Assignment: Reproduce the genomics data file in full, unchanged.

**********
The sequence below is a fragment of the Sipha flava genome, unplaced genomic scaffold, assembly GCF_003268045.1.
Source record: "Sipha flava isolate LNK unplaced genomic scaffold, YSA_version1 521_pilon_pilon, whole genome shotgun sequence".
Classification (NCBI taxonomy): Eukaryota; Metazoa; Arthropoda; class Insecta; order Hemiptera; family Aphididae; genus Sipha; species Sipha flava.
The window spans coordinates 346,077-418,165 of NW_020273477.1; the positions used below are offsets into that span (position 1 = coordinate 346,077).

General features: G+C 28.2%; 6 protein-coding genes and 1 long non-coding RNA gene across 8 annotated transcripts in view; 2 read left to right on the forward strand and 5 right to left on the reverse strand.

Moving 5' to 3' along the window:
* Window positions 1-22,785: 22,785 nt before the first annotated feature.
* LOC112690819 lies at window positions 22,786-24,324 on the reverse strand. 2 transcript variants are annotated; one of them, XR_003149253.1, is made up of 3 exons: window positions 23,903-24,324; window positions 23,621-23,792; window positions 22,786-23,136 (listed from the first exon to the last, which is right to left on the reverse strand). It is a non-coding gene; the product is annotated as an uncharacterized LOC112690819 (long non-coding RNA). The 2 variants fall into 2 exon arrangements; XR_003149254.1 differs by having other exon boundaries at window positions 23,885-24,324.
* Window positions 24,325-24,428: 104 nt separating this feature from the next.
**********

The sequence below is a fragment of the Sipha flava genome, unplaced genomic scaffold, assembly GCF_003268045.1.
Source record: "Sipha flava isolate LNK unplaced genomic scaffold, YSA_version1 521_pilon_pilon, whole genome shotgun sequence".
Classification (NCBI taxonomy): Eukaryota; Metazoa; Arthropoda; class Insecta; order Hemiptera; family Aphididae; genus Sipha; species Sipha flava.
The window spans coordinates 346,077-418,165 of NW_020273477.1; the positions used below are offsets into that span (position 1 = coordinate 346,077).

General features: G+C 28.2%; 6 protein-coding genes and 1 long non-coding RNA gene across 8 annotated transcripts in view; 2 read left to right on the forward strand and 5 right to left on the reverse strand.

Moving 5' to 3' along the window:
* Window positions 1-22,785: 22,785 nt before the first annotated feature.
* LOC112690819 lies at window positions 22,786-24,324 on the reverse strand. 2 transcript variants are annotated; one of them, XR_003149253.1, is made up of 3 exons: window positions 23,903-24,324; window positions 23,621-23,792; window positions 22,786-23,136 (listed from the first exon to the last, which is right to left on the reverse strand). It is a non-coding gene; the product is annotated as an uncharacterized LOC112690819 (long non-coding RNA). The 2 variants fall into 2 exon arrangements; XR_003149254.1 differs by having other exon boundaries at window positions 23,885-24,324.
* Window positions 24,325-24,428: 104 nt separating this feature from the next.